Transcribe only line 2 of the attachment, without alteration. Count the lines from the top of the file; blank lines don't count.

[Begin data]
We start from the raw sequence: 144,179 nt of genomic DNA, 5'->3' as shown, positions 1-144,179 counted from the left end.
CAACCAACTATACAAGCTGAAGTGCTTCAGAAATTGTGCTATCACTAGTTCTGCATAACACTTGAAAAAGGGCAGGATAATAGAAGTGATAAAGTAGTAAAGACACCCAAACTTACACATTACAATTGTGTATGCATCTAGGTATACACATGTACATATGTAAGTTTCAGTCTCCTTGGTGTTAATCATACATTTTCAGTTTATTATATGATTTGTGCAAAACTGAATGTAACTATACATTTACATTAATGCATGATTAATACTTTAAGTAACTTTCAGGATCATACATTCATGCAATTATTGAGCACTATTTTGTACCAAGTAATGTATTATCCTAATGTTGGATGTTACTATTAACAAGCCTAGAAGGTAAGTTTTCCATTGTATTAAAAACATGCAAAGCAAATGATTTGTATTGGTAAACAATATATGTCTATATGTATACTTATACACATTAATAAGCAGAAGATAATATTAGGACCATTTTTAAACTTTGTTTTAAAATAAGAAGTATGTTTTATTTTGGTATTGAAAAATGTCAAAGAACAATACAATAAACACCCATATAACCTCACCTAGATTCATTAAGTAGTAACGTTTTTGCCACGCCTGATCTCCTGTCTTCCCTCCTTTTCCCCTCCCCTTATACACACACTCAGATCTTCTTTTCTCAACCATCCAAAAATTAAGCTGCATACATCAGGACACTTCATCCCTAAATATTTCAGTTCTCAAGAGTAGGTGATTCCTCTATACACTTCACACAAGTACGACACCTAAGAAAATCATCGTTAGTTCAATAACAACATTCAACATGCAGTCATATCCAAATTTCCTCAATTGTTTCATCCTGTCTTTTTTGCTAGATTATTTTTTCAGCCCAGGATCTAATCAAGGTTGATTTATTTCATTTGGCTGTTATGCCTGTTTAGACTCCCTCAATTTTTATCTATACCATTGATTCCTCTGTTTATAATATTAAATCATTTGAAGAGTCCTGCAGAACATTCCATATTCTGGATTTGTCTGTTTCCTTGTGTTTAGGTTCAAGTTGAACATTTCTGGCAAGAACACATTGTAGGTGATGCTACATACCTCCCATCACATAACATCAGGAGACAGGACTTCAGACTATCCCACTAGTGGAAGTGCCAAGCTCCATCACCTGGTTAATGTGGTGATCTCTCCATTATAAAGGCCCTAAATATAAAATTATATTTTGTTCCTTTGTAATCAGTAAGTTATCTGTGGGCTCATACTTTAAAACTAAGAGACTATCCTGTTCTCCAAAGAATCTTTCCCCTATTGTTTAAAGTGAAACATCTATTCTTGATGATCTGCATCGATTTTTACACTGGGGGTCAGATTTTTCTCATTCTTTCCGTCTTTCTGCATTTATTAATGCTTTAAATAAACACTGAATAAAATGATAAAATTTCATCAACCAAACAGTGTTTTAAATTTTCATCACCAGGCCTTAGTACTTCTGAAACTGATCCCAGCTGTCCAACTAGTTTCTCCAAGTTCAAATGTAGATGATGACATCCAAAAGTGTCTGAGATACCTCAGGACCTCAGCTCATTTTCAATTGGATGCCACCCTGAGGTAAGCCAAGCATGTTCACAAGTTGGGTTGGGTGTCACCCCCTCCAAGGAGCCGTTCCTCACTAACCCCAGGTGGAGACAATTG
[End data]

CAACCAACTATACAAGCTGAAGTGCTTCAGAAATTGTGCTATCACTAGTTCTGCATAACACTTGAAAAAGGGCAGGATAATAGAAGTGATAAAGTAGTAAAGACACCCAAACTTACACATTACAATTGTGTATGCATCTAGGTATACACATGTACATATGTAAGTTTCAGTCTCCTTGGTGTTAATCATACATTTTCAGTTTATTATATGATTTGTGCAAAACTGAATGTAACTATACATTTACATTAATGCATGATTAATACTTTAAGTAACTTTCAGGATCATACATTCATGCAATTATTGAGCACTATTTTGTACCAAGTAATGTATTATCCTAATGTTGGATGTTACTATTAACAAGCCTAGAAGGTAAGTTTTCCATTGTATTAAAAACATGCAAAGCAAATGATTTGTATTGGTAAACAATATATGTCTATATGTATACTTATACACATTAATAAGCAGAAGATAATATTAGGACCATTTTTAAACTTTGTTTTAAAATAAGAAGTATGTTTTATTTTGGTATTGAAAAATGTCAAAGAACAATACAATAAACACCCATATAACCTCACCTAGATTCATTAAGTAGTAACGTTTTTGCCACGCCTGATCTCCTGTCTTCCCTCCTTTTCCCCTCCCCTTATACACACACTCAGATCTTCTTTTCTCAACCATCCAAAAATTAAGCTGCATACATCAGGACACTTCATCCCTAAATATTTCAGTTCTCAAGAGTAGGTGATTCCTCTATACACTTCACACAAGTACGACACCTAAGAAAATCATCGTTAGTTCAATAACAACATTCAACATGCAGTCATATCCAAATTTCCTCAATTGTTTCATCCTGTCTTTTTTGCTAGATTATTTTTTCAGCCCAGGATCTAATCAAGGTTGATTTATTTCATTTGGCTGTTATGCCTGTTTAGACTCCCTCAATTTTTATCTATACCATTGATTCCTCTGTTTATAATATTAAATCATTTGAAGAGTCCTGCAGAACATTCCATATTCTGGATTTGTCTGTTTCCTTGTGTTTAGGTTCAAGTTGAACATTTCTGGCAAGAACACATTGTAGGTGATGCTACATACCTCCCATCACATAACATCAGGAGACAGGACTTCAGACTATCCCACTAGTGGAAGTGCCAAGCTCCATCACCTGGTTAATGTGGTGATCTCTCCATTATAAAGGCCCTAAATATAAAATTATATTTTGTTCCTTTGTAATCAGTAAGTTATCTGTGGGCTCATACTTTAAAACTAAGAGACTATCCTGTTCTCCAAAGAATCTTTCCCCTATTGTTTAAAGTGAAACATCTATTCTTGATGATCTGCATCGATTTTTACACTGGGGGTCAGATTTTTCTCATTCTTTCCGTCTTTCTGCATTTATTAATGCTTTAAATAAACACTGAATAAAATGATAAAATTTCATCAACCAAACAGTGTTTTAAATTTTCATCACCAGGCCTTAGTACTTCTGAAACTGATCCCAGCTGTCCAACTAGTTTCTCCAAGTTCAAATGTAGATGATGACATCCAAAAGTGTCTGAGATACCTCAGGACCTCAGCTCATTTTCAATTGGATGCCACCCTGAGGTAAGCCAAGCATGTTCACAAGTTGGGTTGGGTGTCACCCCCTCCAAGGAGCCGTTCCTCACTAACCCCAGGTGGAGACAATTG